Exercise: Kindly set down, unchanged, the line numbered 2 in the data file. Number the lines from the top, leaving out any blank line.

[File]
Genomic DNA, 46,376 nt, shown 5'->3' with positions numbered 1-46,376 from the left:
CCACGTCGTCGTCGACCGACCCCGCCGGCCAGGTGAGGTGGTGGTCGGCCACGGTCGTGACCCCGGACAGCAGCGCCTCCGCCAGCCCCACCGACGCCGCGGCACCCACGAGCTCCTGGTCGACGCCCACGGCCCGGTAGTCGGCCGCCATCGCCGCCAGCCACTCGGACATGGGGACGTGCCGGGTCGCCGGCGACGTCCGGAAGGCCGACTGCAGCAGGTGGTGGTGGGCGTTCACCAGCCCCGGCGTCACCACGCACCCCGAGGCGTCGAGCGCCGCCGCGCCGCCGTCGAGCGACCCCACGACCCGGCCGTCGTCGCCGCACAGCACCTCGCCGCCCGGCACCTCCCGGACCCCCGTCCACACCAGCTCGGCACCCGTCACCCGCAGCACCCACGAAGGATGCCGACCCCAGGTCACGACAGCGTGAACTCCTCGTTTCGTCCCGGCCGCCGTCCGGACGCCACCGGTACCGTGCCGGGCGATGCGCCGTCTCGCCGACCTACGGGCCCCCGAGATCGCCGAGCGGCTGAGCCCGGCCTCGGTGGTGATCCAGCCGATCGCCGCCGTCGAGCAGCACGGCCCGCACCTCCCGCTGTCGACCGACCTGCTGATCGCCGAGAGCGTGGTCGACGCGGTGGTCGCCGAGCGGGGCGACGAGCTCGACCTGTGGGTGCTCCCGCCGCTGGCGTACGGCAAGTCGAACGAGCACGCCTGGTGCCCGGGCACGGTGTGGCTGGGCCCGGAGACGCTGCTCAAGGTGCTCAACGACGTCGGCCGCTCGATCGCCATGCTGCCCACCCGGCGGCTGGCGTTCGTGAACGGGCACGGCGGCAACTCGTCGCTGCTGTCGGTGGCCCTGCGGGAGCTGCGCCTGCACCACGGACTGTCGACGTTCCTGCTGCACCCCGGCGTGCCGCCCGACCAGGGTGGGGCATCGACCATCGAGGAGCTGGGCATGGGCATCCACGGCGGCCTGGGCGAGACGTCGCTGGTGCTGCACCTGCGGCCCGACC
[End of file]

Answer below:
CCACGTCGTCGTCGACCGACCCCGCCGGCCAGGTGAGGTGGTGGTCGGCCACGGTCGTGACCCCGGACAGCAGCGCCTCCGCCAGCCCCACCGACGCCGCGGCACCCACGAGCTCCTGGTCGACGCCCACGGCCCGGTAGTCGGCCGCCATCGCCGCCAGCCACTCGGACATGGGGACGTGCCGGGTCGCCGGCGACGTCCGGAAGGCCGACTGCAGCAGGTGGTGGTGGGCGTTCACCAGCCCCGGCGTCACCACGCACCCCGAGGCGTCGAGCGCCGCCGCGCCGCCGTCGAGCGACCCCACGACCCGGCCGTCGTCGCCGCACAGCACCTCGCCGCCCGGCACCTCCCGGACCCCCGTCCACACCAGCTCGGCACCCGTCACCCGCAGCACCCACGAAGGATGCCGACCCCAGGTCACGACAGCGTGAACTCCTCGTTTCGTCCCGGCCGCCGTCCGGACGCCACCGGTACCGTGCCGGGCGATGCGCCGTCTCGCCGACCTACGGGCCCCCGAGATCGCCGAGCGGCTGAGCCCGGCCTCGGTGGTGATCCAGCCGATCGCCGCCGTCGAGCAGCACGGCCCGCACCTCCCGCTGTCGACCGACCTGCTGATCGCCGAGAGCGTGGTCGACGCGGTGGTCGCCGAGCGGGGCGACGAGCTCGACCTGTGGGTGCTCCCGCCGCTGGCGTACGGCAAGTCGAACGAGCACGCCTGGTGCCCGGGCACGGTGTGGCTGGGCCCGGAGACGCTGCTCAAGGTGCTCAACGACGTCGGCCGCTCGATCGCCATGCTGCCCACCCGGCGGCTGGCGTTCGTGAACGGGCACGGCGGCAACTCGTCGCTGCTGTCGGTGGCCCTGCGGGAGCTGCGCCTGCACCACGGACTGTCGACGTTCCTGCTGCACCCCGGCGTGCCGCCCGACCAGGGTGGGGCATCGACCATCGAGGAGCTGGGCATGGGCATCCACGGCGGCCTGGGCGAGACGTCGCTGGTGCTGCACCTGCGGCCCGACC